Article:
when it was deserted as its location within
the ice sheet was expected to lock it away
for eternity. Now, using business-as-usual
scenarios, the authors predict that the base
may be uncovered in the next 75 years,
leading to remobilization of liquid waste left
behind and potential political ramifications
of dealing with these issues.
While cli-fi might be playing catch up
with other genres, climate change does
have some high-profile advocates from
popular culture. Leonardo DiCaprio, in his
acceptance speech for his first Oscar, spoke
of climate change and his direct experience
of it while filming The Revenant — the role
that lead to his best actor award. While he
has spoken on environment issues in the
past, this was an event with global coverage
garnering a broader reach. Recent research7
looks at the impact of DiCaprio’s acceptance
speech on the media coverage, tweets and
Google searches of ‘climate change’ or
‘global warming’. While traditional media
studied showed little change, there were
over 250,000 related tweets that day — a
636% increase on expectations. Furthermore,
web searches increased 261%, and remained
elevated for 4 days. This level of engagement
was around four times greater than that seen
in the daily averages during the Conference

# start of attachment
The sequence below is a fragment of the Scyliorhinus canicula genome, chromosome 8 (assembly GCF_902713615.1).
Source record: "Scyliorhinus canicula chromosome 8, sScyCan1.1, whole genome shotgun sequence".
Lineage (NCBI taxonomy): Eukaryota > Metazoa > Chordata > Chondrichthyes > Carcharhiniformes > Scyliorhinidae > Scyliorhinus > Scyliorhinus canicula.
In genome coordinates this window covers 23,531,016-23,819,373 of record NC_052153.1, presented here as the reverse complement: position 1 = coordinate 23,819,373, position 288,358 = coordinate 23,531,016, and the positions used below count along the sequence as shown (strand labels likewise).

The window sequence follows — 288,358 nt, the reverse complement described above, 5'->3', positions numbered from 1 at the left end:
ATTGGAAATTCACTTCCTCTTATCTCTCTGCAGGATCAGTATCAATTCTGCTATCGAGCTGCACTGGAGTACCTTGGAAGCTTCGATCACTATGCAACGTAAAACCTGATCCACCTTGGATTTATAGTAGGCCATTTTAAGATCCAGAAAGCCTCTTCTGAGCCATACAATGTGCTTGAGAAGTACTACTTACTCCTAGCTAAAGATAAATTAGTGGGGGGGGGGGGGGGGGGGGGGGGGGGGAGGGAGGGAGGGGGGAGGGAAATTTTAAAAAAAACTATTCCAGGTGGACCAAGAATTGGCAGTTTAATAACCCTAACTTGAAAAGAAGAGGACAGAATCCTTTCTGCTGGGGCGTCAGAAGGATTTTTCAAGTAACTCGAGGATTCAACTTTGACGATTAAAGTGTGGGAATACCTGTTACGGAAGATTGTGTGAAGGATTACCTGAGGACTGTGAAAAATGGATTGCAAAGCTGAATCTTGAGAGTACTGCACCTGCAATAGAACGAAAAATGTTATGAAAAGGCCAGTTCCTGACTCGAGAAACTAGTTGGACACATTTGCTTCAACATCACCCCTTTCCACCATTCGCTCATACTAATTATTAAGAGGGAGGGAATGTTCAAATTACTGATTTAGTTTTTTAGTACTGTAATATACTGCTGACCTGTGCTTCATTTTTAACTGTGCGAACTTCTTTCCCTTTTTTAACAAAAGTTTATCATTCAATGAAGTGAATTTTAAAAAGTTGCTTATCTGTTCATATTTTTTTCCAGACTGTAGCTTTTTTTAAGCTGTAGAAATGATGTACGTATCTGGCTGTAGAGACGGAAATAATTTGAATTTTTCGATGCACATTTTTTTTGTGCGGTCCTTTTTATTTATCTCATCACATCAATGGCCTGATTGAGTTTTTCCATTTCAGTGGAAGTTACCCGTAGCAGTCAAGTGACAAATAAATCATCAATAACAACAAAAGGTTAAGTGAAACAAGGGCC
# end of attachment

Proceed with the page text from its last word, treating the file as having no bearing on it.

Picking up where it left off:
of the Parties Paris meeting in late 2015, or
on Earth Day in April 2015.
On an even bigger stage, climate change
was featured in the opening ceremony of the
Rio Olympics — with an estimated audience
of three billion people. The presentation
highlighted the links between global
atmospheric carbon dioxide and increasing
planetary temperature, presented using
the recent viral spiral8
, and the subsequent
melting of polar regions and associated
The effect of having such high profile
commentary on the issue is positive, as it
delivers the message to an audience that may
not engage with climate change otherwise.
Such engagement is vital: increased awareness
is essential if societal change is to occur.
1. Tundra ablaze as reindeer carcasses infected with deadly anthrax
are incinerated. The Siberian Times (05 August 2016).
2. Romanovsky, V. E. et al. Bull. Amer. Meteor. Soc. 97 (State of the
Climate in 2015 special supplement), S149–S152 (2016);
3. Yong, E. Nature http://doi.org/bnt2 (2014).
4. Phillips, K. E. Climate threat: thawing tundra releases infected
corpses. Livescience (26 March 2008).
5. Reardon, S. Nature http://doi.org/bnt4 (2014).
6. Colgan, W. et al. Geophys. Res. Lett. http://doi.org/bnt5 (2016).
7. Leas, E. C. et al. PLoS ONE e0159885 (2016).
8. Hope, M. Nature Clim. Change 6, 657 (2016).
Popular culture reflects both the interests of and the issues affecting the general public. As concerns
regarding climate change and its impacts grow, is it permeating into popular culture and reaching that
Global reach and engagement
JEFF MENDELSON / EYEEM / EYEEM / GETTY
© 2 0 1 6 M a c mil l a n P u bli s h e r s Li mi t e d, p a rt o f S p ri n g e r N a t u r e. Al l ri g h t s r e s e r v e d.